I also had a wide choice of options for installation. I could screw the speakers onto a wooden deck, place them on a hard-surfaced porch, or even nestle them among the plants in the garden. Although the 14-7/8" height wasn't especially intrusive, I could have buried the speakers in a hole down to about 7-1/4" deep to really hide the sound source.
Since the Free Space® 51 environmental speakers are permanent outdoor speakers, you need to use either moisture-resistant or direct-burial rated cable to connect them to your indoor receiver. The weakest link is usually the point where the wires from the system connect with those from the speakers — where the bare wire is exposed to the elements. To help seal these connections, Bose® includes four wire nuts with built-in sealant. When I pushed the two wires I wanted to connect into the nut, all I had to do was twist to secure the connection. In the process, the nut wound the wires together and coated them with sealant, making them resistant to corrosion.
Some installation considerations
Compared to how I used to get outdoor sound, changing to the Bose® Free Space® 51 environmental speakers was a big step; if you're thinking about a similar change, keep in mind there's a little bit of work involved. These speakers are designed for permanent outside installation, rather than hauling in and out of the house.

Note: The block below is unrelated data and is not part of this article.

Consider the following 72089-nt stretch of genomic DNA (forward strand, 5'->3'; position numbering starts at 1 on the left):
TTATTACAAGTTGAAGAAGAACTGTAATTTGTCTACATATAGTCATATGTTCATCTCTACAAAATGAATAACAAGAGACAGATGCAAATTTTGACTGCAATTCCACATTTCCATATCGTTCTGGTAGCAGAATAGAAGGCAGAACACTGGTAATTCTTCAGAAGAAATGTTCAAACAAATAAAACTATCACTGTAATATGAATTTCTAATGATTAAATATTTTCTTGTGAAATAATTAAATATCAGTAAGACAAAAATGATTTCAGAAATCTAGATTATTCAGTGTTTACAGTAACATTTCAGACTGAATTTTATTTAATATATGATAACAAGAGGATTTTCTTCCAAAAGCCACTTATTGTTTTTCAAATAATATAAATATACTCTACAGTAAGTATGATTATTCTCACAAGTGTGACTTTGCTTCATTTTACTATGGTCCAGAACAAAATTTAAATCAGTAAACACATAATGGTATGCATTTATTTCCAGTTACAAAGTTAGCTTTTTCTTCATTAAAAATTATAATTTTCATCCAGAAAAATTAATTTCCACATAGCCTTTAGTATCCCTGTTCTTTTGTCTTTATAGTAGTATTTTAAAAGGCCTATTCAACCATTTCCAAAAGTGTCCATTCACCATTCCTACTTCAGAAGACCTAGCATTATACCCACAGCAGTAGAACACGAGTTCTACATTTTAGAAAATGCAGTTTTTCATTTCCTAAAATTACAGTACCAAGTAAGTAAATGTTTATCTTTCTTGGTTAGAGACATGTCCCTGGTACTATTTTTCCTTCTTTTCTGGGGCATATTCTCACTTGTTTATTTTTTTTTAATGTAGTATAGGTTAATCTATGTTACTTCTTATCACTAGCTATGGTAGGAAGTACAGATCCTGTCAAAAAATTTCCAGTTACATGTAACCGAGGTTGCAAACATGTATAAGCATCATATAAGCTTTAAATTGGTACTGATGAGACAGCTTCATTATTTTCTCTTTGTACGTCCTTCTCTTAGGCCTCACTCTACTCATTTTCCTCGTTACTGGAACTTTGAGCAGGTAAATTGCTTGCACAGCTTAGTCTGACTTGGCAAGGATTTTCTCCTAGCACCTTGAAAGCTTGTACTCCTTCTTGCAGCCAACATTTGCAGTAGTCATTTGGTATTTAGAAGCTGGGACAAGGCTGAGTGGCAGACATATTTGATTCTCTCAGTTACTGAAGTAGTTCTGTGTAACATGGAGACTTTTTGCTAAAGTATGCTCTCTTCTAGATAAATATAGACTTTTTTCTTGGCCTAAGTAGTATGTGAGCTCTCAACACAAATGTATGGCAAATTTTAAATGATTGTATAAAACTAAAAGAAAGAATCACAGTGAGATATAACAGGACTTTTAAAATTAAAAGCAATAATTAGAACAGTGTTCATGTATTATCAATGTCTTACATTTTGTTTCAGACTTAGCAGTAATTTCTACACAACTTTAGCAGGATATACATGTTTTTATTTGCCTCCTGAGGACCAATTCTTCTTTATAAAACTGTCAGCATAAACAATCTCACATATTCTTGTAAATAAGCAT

These speakers should be fastened onto a flat surface (such as a deck or porch), partially buried, or otherwise be secured to the ground. They're too light to leave freestanding in a major storm. You may also want to secure them to discourage theft.
The wire nuts that seal the connections are intended to be used once, and the connections they make, while weatherproof, should remain stationary to be secure. They're not intended to stand the strain of repeated setup and tear down.
The wires that are permanently attached to the speakers only extend a foot or so — no matter how close your A/V gear is, you will have to run some additional wire to connect it to your system. Whether the speaker wires are buried or run along the outside of the house, at some point they'll need to enter your home. That means you (or an installer) will need to drill a hole (through either wood or masonry) to run the cable inside. The hole will need to be sealed properly to keep out bugs and moisture.